Darkroom progress, part 2

Hello again and sorry for keeping you waiting!

As I told you there were still stuff to acquire to complete the darkroom. After several weeks of searching the second hand market I met up with a guy who actually was a photography teacher. He was selling a box of old darkroom stuff which he hadn't been using for many years. I was actually only interested in the enlarging easel he had, but he didn't want to sell it alone. The box had a lot of stuff including a large developing tank and a bunch of spirals. It was a good deal so I didn't mind getting the extra bonus. After a good clean they where ready to be used again! 


had been looking for a working table for a long time. I just didn't seem to find the right one. It was either too low or too expensive for a working table. I decided to design my own table and make it myself. As I was on my way to leave to go to the DIY store I came across a stainless steel table through an add. The table had almost perfect dimensions. So I went to the guy's apartment and had a look at the table and finally bought it! It was a table from IKEA called UTBY which I got for only a fraction of the original cost. I also wanted a shelf at the bottom of the table to store all the darkroom equipment. Later I bought two pieces of wooden planks and customized it to fit the bottom. I needed wheels on the tables four legs to move the table more easily in and out of the bathroom. So I talked to my friend Martin about it and he helped me weld the wheels onto the legs. Thanks again!

There was a lot of stuff to organize so I bought four boxes in tough plastic with a sealable lid to sort out the darkroom equipment. In these I fitted the paper and film developing chemicals, film developing equipment and miscellaneous dry darkroom stuff.  Finally the working table was complete! I was so happy because it had been a long journey.


Next was the print washer. I tried to build my own washer, but I gave up in the end. The plan was to use a large plastic container/box and have a gardening hose run along the bottom of it. Then make holes in the hose so that the water flowed in a circular motion. I got the water to circulate more or less, but the pressure built in the hose was too low. Probably because the holes where too big. This meant that the squirt of water through the holes where diminishing towards the middle and was greater in the beginning and end of the hose. Also the craftsmanship wasn't that pleasing :) So in the end I decided just to have a large developing tray lay at an angle with water overfilling it and access water running down the kitchen sink. In the future when I make larger prints I will need another solution or perhaps save me the trouble and buy me a real washer.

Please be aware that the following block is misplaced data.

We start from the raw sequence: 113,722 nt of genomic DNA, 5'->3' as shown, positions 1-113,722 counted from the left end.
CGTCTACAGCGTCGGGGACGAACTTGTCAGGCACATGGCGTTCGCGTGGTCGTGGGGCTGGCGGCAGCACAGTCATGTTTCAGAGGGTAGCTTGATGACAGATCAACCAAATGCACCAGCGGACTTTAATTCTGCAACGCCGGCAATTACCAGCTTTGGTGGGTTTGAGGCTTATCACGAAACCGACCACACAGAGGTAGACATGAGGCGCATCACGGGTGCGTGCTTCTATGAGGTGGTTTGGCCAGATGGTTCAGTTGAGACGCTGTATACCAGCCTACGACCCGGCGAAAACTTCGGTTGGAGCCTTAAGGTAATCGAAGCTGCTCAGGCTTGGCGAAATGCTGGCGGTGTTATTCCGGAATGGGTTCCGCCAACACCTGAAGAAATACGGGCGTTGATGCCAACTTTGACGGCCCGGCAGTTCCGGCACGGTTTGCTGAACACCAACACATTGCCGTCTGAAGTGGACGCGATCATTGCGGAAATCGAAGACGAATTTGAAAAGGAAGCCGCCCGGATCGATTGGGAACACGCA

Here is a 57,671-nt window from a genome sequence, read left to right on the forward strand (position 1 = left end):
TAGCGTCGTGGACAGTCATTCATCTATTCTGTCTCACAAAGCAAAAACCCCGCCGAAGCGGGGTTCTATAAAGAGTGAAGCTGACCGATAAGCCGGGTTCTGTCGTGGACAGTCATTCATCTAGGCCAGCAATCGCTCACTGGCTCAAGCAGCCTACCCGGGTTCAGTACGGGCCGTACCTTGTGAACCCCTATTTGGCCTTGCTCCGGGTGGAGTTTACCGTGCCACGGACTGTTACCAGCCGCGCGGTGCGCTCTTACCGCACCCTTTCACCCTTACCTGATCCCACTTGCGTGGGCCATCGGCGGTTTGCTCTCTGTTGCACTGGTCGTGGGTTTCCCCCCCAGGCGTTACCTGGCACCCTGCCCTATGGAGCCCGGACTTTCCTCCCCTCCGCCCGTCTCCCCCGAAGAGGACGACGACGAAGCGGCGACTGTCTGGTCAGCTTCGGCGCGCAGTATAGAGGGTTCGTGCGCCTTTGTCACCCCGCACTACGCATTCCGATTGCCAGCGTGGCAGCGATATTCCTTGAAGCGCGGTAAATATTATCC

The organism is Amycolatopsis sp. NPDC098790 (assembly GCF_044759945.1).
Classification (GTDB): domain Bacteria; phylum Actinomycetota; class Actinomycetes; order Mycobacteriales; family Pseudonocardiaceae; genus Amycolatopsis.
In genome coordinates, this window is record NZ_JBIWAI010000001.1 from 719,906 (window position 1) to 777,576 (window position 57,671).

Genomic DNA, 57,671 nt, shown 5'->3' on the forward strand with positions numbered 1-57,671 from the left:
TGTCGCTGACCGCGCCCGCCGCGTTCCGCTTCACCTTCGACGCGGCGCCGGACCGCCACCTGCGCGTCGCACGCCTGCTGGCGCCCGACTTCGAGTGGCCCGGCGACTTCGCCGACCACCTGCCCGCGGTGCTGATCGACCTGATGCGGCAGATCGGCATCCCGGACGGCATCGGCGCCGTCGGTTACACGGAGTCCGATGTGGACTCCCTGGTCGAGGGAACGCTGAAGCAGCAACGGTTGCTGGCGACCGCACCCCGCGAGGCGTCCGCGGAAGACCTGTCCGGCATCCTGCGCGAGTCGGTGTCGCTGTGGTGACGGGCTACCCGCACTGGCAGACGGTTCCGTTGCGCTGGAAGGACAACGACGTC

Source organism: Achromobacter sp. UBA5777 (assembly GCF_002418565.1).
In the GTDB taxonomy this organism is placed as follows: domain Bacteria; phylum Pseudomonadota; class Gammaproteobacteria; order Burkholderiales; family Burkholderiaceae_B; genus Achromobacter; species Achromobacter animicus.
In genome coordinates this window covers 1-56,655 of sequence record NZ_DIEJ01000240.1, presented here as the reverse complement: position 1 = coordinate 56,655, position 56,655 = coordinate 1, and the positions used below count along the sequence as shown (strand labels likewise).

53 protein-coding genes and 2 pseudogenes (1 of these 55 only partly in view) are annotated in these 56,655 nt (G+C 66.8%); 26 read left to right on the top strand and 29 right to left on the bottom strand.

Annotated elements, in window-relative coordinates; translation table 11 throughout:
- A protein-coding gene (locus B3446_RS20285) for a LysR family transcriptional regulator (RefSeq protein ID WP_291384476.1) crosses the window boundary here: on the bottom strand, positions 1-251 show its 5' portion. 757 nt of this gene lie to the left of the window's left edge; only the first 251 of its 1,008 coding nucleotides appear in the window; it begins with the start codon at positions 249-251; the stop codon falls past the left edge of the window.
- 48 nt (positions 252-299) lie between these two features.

I also had to seal my bathroom door tight from light. I considered buying thick black cloth and stick it to the door frame with velcro, but the fabric store didn't have 100% light tight materials. Other stores had materials that was too expensive for me. I had to figure out another way. I eventually sealed the door using sealing strips for sealing windows. It worked rather well but the space between the door and the frame was a little bit irregular so I added some gaffer tape and created wing flaps around the outside of the door. For now this solution works fine. 

Now I was more or less ready to print! I ordered chemicals, some small trays and pincers from a internet store based in Sweden and paper and some other stuff from Silverprint in the UK. 

A couple of days ago I tried everything out and it worked well. Some small changes might be needed but all in all I was very happy. Finally I'll give you a quick tour around the darkroom. Sorry for the crappy video. I am not a videographer :P


© 2013 Photography by Joel Foo